If you consult the Yijing with yarrow stalks, or with another method (like beads) that has the same odds, then you’ll find that 2, Earth, often turns up as relating hexagram. This is because with yarrow odds, yang lines in the primary hexagram are more likely to change than yin ones – and so the second hexagram is likely to have more yin lines than yang.
Leaving aside the vexed (and remarkably boring) question of which odds are ‘authentic’, Hexagram 2 feels to me like the quintessential ‘relating’ hexagram. It describes the archetypal response to initiative, wherever that comes from, and the archetypal way of growing creative ideas into solid, manifest results. This is what earth does: receive seeds, and give substance to growing things.
Hexagram 2 as relating hexagram is one of those things that can be almost too big to see. In general terms, it indicates that you’re not involved in initiating change or making things happen, so much as you’re allowing things to happen and lending your strength for things to grow. It also suggests being wide open – since, of course, every yang line must be on the move for you to receive this as the second hexagram, it suggests that all initiatives and ideas are opening up to possibilities.
Creating success from the source, harvest in the constancy of a mare.
A noble one has a direction to go.
At first: confusion. Later: gains a lord and harvest.
In the southwest, gains partners.
In the northeast, loses partners.
Peaceful constancy brings good fortune.’
Earth represents a colossal power of realisation. Nothing takes shape without it. To access this power, you first need the mare’s constancy. This involves gentleness and strength, and – crucially – being open and sensitive to guidance. Horses have an acute awareness of what happens around them: think of those mobile ears and the almost 360-degree vision. And they respond instantly to very subtle cues.
Next, to be like the noble one, have a direction to go. There is a general misconception that this hexagram is about being passive, just waiting around for guidance to follow. Not so. You can use a mare’s constancy without being a beast of burden. To be able to lend your full strength to a task, you need to have a destination in mind, an ideal to follow.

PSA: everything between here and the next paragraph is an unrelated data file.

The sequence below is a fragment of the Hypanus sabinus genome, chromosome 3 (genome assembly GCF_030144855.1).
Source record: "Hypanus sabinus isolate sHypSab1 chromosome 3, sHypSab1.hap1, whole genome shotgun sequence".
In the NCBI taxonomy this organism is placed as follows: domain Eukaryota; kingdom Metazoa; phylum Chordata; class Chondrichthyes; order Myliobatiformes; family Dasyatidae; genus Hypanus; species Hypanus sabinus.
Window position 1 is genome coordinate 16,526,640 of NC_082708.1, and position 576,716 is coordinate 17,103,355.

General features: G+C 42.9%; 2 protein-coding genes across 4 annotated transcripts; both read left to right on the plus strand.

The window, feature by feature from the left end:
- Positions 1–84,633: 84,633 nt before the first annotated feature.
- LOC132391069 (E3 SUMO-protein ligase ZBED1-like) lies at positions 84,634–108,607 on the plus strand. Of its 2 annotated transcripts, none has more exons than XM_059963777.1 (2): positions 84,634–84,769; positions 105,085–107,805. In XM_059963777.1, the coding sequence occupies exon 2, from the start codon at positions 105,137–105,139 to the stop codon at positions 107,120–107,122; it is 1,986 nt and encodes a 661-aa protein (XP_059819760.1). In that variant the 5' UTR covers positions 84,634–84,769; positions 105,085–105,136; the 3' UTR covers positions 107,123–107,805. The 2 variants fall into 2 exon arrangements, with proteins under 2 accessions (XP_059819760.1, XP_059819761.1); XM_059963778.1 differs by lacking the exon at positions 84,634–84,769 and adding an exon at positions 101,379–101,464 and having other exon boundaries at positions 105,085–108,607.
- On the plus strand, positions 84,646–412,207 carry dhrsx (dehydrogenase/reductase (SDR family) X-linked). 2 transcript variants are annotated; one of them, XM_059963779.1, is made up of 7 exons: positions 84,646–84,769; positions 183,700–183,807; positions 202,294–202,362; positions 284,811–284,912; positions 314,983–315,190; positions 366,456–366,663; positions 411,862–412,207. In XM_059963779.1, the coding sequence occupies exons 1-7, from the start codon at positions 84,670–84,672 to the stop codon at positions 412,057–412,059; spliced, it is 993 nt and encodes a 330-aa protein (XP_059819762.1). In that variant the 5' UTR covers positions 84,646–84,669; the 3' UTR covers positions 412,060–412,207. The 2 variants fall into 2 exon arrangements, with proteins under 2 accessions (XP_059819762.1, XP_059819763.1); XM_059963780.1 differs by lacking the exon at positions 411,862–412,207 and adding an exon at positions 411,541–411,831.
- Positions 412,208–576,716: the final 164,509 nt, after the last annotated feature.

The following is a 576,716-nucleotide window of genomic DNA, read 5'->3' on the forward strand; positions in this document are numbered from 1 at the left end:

What you don’t need is a detailed roadmap – that is, you don’t need to know exactly how the task will be completed or the goal attained. This hexagram, especially in the ‘relating’ position, is often simply encouragement to get to work. Horses aren’t merely field-ornaments; they are a concentration of remarkable muscle power, and people value them for the work they can do. You don’t need to know the end in order to get to work at the beginning.
This is one of the meanings of the next line –
‘At first: confusion. Later: gains a lord and harvest.’
When you first open yourself to receive guidance, when you first start work, there will be a confusing multiplicity of signs and options. As you continue, you gain a lord you can serve. (The Chinese character for ‘lord’ shows a lit lamp, something we can recognise as a guiding beacon.)
Another meaning of this line is that if you attempt to go first, if you imagine yourself as a pioneer, you will be lost among all the possibilities. No matter how broad and free the terrain, the ancestors have been here before you, and you will do better by following them.
And then Yi introduces this imagery of southwest and northeast – the landscape in which you need to orient yourself if you’re to see anything accomplished. In the southwest are people you can work with, potential allies. Your individual calling lies to the northeast, in strange new territory. There’s a balance to be found here. Gaining a lord provides you with guidance and a stronger sense of direction; gaining partners means support and a broadening of perspective. This is something you’ll know if you’ve ever participated in a community or network of like-minded people: there are insights and openings here that you would miss if you pressed on doggedly on your own.
All this culminates in ‘peaceful constancy’ – where the character for ‘peaceful’ shows a woman under a roof. In the context, I don’t think this means finding security within walls, but rather making the limitless earth feel like home. And, of course, it means settling down to work – the woman in the home isn’t merely ornamental, either.
Further reading from the blog: